Game Concept: Voxel Expedition

David Stark / Zarkonnen
22 Sep 2014, 5:08 p.m.

Something I've been chewing on for a while is how to make an "adventure" game that is more about travel than about fights or isolated puzzles. If you look at something like Tolkien, a lot of the adventure is about getting from A to B, rather than fighting things or figuring stuff out. But in adventure and roleplaying games, the focus has been on the latter two because it's less clear how to do the former. How do you make getting from A to B interesting?

The Curious Expedition is one game that's trying to make this work - traversal of terrain as an important part of the gameplay - and I'm very excited about it. Yet it abstracts away the terrain itself into a manageable hex grid.

In fact, there is only one game I can think of which really manages to have an organic concept of "rugged terrain" and "hidden": Minecraft, with its huge detailed worlds. Simply put, it takes me more time to traverse a dense forest than some plains, because the latter is easier to navigate. The challenge of the terrain isn't distilled down to some "move cost" number but arises from the action of actually traversing it. Equally, in Minecraft you can really hide something. Put an entrance into a random forest valley, and it will take a long time to find without a map.

These properties make for a great game about expeditions and adventure, but they are somewhat undercut by Minecraft's other features. Because the primary focus of the game is on mining and crafting, a lot of the rugged terrain can by ignored if you're willing to spam blocks or make random tunnels. This also means that you can hide places simply by putting them underground with no visible entrance, and equally, you can get into places by mining, bypassing any clever traps or hidden door mechanisms. Nor is Minecraft's environment very harsh: there are monsters, of course, but you have near-unlimited carrying capacity, you heal rapidly, and you'd be hard pressed to actually starve.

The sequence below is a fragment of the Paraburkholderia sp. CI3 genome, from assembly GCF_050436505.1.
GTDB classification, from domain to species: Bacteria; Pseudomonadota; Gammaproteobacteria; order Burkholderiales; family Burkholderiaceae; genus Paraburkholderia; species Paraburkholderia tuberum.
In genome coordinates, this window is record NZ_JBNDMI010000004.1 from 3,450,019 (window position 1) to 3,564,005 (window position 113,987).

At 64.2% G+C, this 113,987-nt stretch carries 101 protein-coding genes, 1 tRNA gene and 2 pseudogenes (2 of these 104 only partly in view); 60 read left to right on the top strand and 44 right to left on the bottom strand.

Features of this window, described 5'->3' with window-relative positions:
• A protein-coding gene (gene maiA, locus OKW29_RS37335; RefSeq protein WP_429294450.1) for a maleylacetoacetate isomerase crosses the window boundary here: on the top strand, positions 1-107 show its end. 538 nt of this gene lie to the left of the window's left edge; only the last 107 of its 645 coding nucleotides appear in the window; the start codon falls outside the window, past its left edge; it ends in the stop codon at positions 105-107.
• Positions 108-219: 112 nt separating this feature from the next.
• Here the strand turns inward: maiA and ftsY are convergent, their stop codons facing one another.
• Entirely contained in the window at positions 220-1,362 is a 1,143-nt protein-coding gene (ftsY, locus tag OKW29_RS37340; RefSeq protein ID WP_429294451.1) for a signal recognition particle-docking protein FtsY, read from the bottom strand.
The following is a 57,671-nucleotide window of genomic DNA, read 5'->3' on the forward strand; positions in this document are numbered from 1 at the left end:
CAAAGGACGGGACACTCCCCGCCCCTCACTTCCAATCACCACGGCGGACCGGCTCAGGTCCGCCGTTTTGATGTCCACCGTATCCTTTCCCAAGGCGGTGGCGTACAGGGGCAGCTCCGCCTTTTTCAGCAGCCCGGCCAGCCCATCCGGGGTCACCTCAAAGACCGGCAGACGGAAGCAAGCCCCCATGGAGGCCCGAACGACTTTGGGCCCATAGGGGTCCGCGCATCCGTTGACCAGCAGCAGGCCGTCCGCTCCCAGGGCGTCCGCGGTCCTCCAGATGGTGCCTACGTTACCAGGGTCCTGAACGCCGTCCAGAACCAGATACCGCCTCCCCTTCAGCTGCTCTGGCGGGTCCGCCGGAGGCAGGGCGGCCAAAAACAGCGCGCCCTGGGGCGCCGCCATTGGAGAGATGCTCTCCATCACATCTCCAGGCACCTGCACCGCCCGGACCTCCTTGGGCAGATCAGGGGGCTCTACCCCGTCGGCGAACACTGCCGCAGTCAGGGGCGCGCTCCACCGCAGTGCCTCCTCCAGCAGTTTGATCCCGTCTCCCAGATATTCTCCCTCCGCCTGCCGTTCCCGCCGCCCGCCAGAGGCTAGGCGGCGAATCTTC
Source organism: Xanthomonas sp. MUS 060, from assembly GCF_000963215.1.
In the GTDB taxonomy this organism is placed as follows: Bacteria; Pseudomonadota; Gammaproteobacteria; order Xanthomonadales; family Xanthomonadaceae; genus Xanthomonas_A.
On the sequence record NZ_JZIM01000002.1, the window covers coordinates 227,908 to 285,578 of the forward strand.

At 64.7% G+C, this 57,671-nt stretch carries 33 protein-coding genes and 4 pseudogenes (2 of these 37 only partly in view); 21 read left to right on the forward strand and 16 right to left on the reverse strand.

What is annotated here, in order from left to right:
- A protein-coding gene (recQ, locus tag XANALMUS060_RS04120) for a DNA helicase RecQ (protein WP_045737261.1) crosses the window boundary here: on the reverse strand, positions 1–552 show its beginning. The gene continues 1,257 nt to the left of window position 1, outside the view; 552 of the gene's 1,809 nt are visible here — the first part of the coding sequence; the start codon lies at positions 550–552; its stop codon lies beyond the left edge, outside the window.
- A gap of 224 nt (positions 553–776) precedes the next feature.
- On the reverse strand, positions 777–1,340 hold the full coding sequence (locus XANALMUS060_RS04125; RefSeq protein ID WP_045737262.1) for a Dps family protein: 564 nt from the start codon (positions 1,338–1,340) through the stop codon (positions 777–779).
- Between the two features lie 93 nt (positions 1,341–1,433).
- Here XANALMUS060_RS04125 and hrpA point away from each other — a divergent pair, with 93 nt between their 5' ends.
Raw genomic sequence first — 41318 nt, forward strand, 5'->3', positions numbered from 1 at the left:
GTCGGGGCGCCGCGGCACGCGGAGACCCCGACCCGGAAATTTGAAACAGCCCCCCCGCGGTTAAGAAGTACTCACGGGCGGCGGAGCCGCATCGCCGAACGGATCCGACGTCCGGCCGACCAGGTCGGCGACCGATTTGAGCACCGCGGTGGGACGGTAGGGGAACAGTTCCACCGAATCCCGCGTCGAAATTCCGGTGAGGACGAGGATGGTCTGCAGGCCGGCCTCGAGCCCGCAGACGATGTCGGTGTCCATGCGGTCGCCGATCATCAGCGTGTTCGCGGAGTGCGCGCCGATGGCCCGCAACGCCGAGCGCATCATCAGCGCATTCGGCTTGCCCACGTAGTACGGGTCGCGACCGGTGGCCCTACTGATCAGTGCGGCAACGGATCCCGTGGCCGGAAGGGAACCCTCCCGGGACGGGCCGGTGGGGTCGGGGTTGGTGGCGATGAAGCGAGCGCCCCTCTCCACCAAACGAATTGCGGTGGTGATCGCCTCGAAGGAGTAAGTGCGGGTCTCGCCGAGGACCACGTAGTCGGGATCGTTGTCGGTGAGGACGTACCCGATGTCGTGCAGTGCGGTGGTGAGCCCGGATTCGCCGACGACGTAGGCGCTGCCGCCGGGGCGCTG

What comes out of this is a potential mutant version of Minecraft that would be all about taking long journeys, navigating the landscape (with no convenient coordinate indicators or detailed magic maps), surviving the environment, finding hidden places, evading the traps, and getting the treasure. Raiding tombs, you might say, but in a world as big as the real one.

This game could be implemented as a Minecraft mod, of course, but it might be more interesting to make it its own game - mostly to pick a smaller block size. Minecraft's block size has led to somewhat awkward compromises in that the player will automatically ascend a half-block but not a full block - except for the pocket edition, when full block height changes can be automatically traversed too. In a game that's very much about the properties of terrain, it would be nice to have a bit more fine control over this, with blocks that are maybe a foot across. Single-block climbs would be dealt with automatically, though with a bit of a slowdown as a result, while larger height differences have to be jumped or climbed. Making the block size so small that the player can't fit through a one-block gap would also allow for things like thickets that have only the occasional path through.

Of course, a smaller block size means higher memory requirements for the world, but on the other hand, this game features no serious terrain modification: you cannot mine through rock, so a lot of the world can simply remain inaccessible and empty.

Anyway, I'm not sure if this would end up being fun or simply tedious. It might be an interesting thing to code up at some point, though writing a whole fat voxel engine is a bit much for a quick prototype. We'll see.